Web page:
`California Olive Ranch Promotes Traceability with New Smart Labels - Olive Oil Times

California Olive Ranch Promotes Traceability with New Smart Labels

By Daniel Dawson
Apr. 25, 2022 11:58 UTC

The largest olive oil pro­ducer in the United States has intro­duced a new smart label on its two flag­ship brands.

California Olive Ranch has added a quick response (QR) code to its labels on the Global Blend and 100% California brands.

Michael Fox, the company’s chief exec­u­tive, told Olive Oil Times the new smart labels would enable curi­ous cus­tomers to learn more about where the olives were grown, when they were har­vested, the oil’s chem­i­cal pro­file, its fla­vors and other infor­ma­tion about the har­vest and health ben­e­fits.

We wanted to think about new ways for peo­ple who were inter­ested to under­stand more about their olive oil,” he said.

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Fox believes that the smart labels will help inform cus­tomers about what sets extra vir­gin olive oil apart from the other grades and hope­fully drive more cus­tomers to the prod­uct.

It’s the num­ber one dri­ver of pur­chase intent,” he said. Most peo­ple who are brought into the cat­e­gory, it’s because of the health ben­e­fits of the olive oil.”

Along with edu­cat­ing con­sumers about these health ben­e­fits, Fox argued that the new smart label was a prac­ti­cal step to pro­mote the company’s trans­parency.

We change our blends based on the sea­sons as we get new oil,” he said. Changing our label mul­ti­ple times each year was­n’t a real­is­tic idea, but doing a smart label allows you to see where the olives are grown all the way down to the lot code.”

This will grow and evolve and will even­tu­ally fea­ture some of our grower part­ners, par­tic­u­larly in California,” he added.


Photo: California Olive Ranch

Fox believes that these labels should be more widely adopted in the indus­try, includ­ing by other U.S. pro­duc­ers and imported olive oil blends, some of which are made with olives sourced world­wide.

According to Joseph R. Profaci, the exec­u­tive direc­tor of the North American Olive Oil Association, a trade asso­ci­a­tion, some major importers already use QR codes backed with blockchain.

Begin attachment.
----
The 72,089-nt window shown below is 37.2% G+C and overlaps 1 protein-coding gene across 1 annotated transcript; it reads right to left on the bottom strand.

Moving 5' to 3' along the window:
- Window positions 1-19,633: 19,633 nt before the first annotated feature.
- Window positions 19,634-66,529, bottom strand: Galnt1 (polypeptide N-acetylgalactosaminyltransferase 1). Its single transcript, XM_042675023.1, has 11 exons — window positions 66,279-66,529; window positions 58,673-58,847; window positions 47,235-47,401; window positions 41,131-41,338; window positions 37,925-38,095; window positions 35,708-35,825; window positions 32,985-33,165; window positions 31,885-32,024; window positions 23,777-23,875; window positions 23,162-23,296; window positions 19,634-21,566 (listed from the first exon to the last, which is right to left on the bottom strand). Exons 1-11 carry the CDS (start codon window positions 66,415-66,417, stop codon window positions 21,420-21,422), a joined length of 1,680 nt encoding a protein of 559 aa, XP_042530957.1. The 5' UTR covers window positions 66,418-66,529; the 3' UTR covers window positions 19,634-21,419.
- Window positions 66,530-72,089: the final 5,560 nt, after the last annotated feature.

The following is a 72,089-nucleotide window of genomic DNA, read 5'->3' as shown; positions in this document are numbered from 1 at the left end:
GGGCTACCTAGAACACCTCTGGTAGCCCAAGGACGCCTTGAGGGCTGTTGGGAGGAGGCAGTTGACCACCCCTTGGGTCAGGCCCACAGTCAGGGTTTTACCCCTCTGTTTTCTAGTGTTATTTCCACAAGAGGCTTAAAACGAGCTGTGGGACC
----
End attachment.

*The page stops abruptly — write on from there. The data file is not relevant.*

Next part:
The tech­nol­ogy that under­pins cryp­tocur­ren­cies and other dig­i­tal assets is a decen­tral­ized dig­i­tal ledger that records trans­ac­tions onto blocks.” Since the blocks” are stored on mul­ti­ple com­put­ers, they can­not be altered after the fact, mak­ing trace­abil­ity eas­ier to estab­lish.

Traceability is impor­tant to some con­sumers, so it seems blockchain or third-party cer­ti­fi­ca­tion would be the gold stan­dard,” Profaci told Olive Oil Times.

However, there are chal­lenges asso­ci­ated with estab­lish­ing trace­abil­ity cer­ti­fi­ca­tions on the blockchain. Fox said the QR codes on California Olive Ranch prod­ucts link to the company’s inter­nal sys­tem and are not attached to a blockchain.

Our part­ners don’t have the capa­bil­ity of hav­ing blockchain set up within their sys­tems yet,” Fox said. We did inves­ti­gate blockchain, and we found that was going to be a hur­dle given some of our part­ners and their tech­nol­ogy.”

Profaci said he has no data on the sub­ject but per­son­ally thinks the effec­tive­ness of trace­abil­ity depends on the cer­tainty pro­vided by blockchain ver­i­fi­ca­tion.

If the idea is to assure con­sumers who are inter­ested in trace­abil­ity because they have been told they should be dis­trust­ful of com­pa­nies that source glob­ally, I would have to believe that blockchain or third-party cer­ti­fi­ca­tion would be more effec­tive than self-dec­la­ra­tions of ori­gin,” he con­cluded.


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